‘Winter Soldier’ a major step in Marvel movies

By Rich Heldenfels
Beacon Journal popular culture writer

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Captain America/Steve Rogers (Chris Evans) in a scene from "Marvel's Captain America: The Winter Soldier." (Zade Rosenthal Marvel)
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The ongoing, interlocking tales in Marvel Comics-based Avengers movies (including the Iron Man, Thor and Captain America films) have a largely unquestioning fan base. Just about any title in the series is going to bring in the bucks. Captain America: The Winter Soldier is no exception, having brought in more than $75 million in its first weekend overseas before it even hit U.S. theaters.

In other words, many of you don’t care a whit whether I liked the movie or not. You are going to see it. But if you are a bit more on the fence about Winter Soldier, let me strongly recommend that you see it. Besides the exciting action sequences, besides the Cleveland-area locations, Winter Soldier is both an idea movie — asking a lot of questions about what people will do in the name of national security — and a major shift in the narrative arc of these Avengers films. It’s all too common these days for movies or TV-show episodes to proclaim they’re game-changing, to vow that nothing will be the same. But, without getting into spoilers. The Winter Soldier really does.

And that happens in a framework that asks some basic questions not only about who Captain America is, but also what America is — and what the security organization S.H.I.E.L.D. can and will do in the name of global safety. By the end of Winter Soldier, some of the most firmly held audience beliefs will have changed.

Written by Christopher Markus and Stephen McFeely, and directed by Cleveland brothers Anthony and Joe Russo, The Winter Soldier takes place after the battles in the movie The Avengers. S.H.I.E.L.D. is still on guard and one of its major guardians is Steve Rogers (Chris Evans), better known as the superhero Captain America. But Rogers is still trying to make the transition from his World War II origins to the present day. He keeps adding to a list of things to learn about, reads a lot of histories — and questions how the idealism of his former life can be reconciled with what seems to be a more cynical, modern approach. In one telling scene, Rogers visits a museum exhibit celebrating his World War II self and team — a group whose mission seemed far more clear than does that of S.H.I.E.L.D.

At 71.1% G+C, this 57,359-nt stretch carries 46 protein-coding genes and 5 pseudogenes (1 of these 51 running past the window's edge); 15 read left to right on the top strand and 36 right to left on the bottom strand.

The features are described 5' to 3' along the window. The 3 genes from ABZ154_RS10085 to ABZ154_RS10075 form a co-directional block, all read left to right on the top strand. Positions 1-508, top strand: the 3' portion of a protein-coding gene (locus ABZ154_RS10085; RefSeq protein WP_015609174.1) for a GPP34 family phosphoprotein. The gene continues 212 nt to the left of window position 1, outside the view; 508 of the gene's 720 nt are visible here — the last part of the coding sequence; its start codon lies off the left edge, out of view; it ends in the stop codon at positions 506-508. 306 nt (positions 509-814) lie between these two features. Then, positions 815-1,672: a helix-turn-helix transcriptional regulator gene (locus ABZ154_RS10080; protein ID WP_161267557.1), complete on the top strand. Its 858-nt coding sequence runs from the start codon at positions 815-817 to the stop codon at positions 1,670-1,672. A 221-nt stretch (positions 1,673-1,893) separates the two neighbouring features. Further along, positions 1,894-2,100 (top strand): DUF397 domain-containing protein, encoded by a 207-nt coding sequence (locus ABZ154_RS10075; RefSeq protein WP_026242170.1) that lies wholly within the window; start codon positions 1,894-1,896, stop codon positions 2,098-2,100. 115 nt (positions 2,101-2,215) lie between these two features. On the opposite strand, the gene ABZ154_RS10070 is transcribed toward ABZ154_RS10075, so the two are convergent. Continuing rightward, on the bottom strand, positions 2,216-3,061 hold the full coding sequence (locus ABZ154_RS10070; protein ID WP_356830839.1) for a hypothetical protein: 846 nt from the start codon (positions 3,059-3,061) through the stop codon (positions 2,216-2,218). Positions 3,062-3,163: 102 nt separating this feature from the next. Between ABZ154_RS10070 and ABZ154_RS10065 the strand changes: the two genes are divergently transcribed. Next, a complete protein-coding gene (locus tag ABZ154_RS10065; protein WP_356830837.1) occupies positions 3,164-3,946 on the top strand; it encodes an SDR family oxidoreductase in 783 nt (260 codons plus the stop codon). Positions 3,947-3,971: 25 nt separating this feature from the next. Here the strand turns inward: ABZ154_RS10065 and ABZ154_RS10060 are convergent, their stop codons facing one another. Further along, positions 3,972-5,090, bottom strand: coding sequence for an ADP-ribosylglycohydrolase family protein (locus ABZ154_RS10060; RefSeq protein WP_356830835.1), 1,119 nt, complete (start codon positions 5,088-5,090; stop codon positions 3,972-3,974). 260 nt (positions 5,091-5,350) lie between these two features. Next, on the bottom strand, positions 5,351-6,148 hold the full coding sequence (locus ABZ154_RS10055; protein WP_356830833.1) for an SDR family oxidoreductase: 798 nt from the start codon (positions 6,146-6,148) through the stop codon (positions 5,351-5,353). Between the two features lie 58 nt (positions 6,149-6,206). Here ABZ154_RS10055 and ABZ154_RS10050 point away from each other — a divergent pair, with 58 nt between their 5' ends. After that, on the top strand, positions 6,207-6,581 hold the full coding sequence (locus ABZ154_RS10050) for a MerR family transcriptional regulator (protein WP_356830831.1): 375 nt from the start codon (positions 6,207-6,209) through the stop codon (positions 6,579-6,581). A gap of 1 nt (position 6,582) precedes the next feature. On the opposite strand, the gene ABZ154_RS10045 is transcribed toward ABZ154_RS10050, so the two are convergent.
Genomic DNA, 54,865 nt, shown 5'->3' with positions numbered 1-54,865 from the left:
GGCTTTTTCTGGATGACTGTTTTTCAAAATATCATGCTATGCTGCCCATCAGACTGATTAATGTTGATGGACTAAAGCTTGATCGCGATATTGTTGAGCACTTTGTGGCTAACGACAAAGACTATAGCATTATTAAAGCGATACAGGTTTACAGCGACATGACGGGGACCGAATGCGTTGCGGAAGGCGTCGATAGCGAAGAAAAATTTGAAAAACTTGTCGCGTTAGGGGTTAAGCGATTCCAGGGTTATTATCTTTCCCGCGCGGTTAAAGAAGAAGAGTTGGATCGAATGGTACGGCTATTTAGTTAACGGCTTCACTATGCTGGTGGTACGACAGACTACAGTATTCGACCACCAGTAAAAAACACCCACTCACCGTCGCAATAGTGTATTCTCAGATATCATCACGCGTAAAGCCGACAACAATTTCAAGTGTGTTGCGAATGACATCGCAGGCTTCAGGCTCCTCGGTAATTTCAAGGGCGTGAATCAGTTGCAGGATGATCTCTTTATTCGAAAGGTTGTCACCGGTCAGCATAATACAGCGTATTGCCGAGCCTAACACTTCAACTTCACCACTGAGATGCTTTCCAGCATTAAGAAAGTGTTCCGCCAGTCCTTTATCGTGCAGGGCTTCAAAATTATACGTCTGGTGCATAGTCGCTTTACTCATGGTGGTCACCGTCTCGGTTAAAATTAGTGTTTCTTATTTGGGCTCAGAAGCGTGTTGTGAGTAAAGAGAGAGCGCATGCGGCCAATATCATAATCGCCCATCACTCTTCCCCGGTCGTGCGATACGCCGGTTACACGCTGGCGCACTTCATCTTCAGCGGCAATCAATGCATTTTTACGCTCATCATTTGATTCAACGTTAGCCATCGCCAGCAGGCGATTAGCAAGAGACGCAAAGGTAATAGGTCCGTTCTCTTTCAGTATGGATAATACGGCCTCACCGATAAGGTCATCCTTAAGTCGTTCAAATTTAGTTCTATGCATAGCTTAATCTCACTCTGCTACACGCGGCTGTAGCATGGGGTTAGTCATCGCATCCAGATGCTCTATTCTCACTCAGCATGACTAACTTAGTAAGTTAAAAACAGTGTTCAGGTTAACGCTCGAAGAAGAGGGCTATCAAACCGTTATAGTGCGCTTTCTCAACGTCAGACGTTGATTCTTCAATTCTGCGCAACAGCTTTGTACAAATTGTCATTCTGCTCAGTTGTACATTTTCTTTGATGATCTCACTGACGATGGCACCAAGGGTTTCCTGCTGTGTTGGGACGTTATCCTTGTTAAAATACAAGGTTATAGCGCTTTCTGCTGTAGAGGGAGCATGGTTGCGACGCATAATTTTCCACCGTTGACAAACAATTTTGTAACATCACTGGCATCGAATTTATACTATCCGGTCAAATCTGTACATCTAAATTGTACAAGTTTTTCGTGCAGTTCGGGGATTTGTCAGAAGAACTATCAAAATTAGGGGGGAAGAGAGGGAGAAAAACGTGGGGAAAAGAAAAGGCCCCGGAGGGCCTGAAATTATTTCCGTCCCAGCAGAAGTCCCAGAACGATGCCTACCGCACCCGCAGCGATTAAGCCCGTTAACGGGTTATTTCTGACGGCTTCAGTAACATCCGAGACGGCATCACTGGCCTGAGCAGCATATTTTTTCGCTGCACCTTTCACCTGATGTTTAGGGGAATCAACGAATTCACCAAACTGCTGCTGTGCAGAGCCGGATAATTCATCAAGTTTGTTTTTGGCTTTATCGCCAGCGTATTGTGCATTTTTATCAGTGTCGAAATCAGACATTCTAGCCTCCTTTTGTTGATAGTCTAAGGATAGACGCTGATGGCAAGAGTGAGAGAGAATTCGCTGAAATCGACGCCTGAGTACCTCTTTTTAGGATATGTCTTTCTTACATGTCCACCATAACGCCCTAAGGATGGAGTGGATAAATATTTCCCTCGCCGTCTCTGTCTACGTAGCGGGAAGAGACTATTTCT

Of course, Rogers is not the only one facing threats around the world. Nick Fury (Samuel L. Jackson) is on hand, as is Natasha Romanoff (Scarlett Johannson), the fighter better known as Black Widow. As powerful as Fury has seemed to be, he has to answer to a S.H.I.E.L.D. council and its secretary, Alexander Pierce (Robert Redford). But the world is not a safe place, threatened at first by a terrorist named Batroc (Georges St.-Pierre) and then by the even more formidable, super-powered creature known as the Winter Soldier (Sebastian Stan).

That should make clear that The Winter Soldier offers plenty of action, especially the up-close kind shot with handheld cameras and more reminiscent of Matt Damon’s Bourne films than most superhero tales. But the action is mere companion to the storytelling, and to the way Rogers finally emerges as more of a fully defined character.

I was not a fan of the first Captain America movie, and the character seemed one of the less interesting members of the Avengers team (though not, of course, as uninteresting as Hawkeye). But The Winter Soldier takes us more fully into his background, and the sense of dislocation he feels. Evans conveys that very well.

The Winter Soldier is still weak on some character points. Even after appearances in three movies, Black Widow is sketchy. Part of the plot is a very old action-movie trope. The Marvel movies, indeed most contemporary superhero films, take on an inevitability in their later stages as they head toward the big, final action sequence, and Winter Soldier is no exception.

Still, Winter Soldier has much more going for it than the well-staged action. It has ideas. It has feelings. It opens the door to darker, more complex stories in the future films. And, of course, it makes me want to see what those later films will hold.

Rich Heldenfels writes about popular culture for the Beacon Journal and Ohio.com, including the HeldenFiles Online blog, www.ohio,com/blogs/heldenfiles. He is also on Facebook and Twitter. You can contact him at 330-996-3582 or rheldenfels@thebeaconjournal.com.


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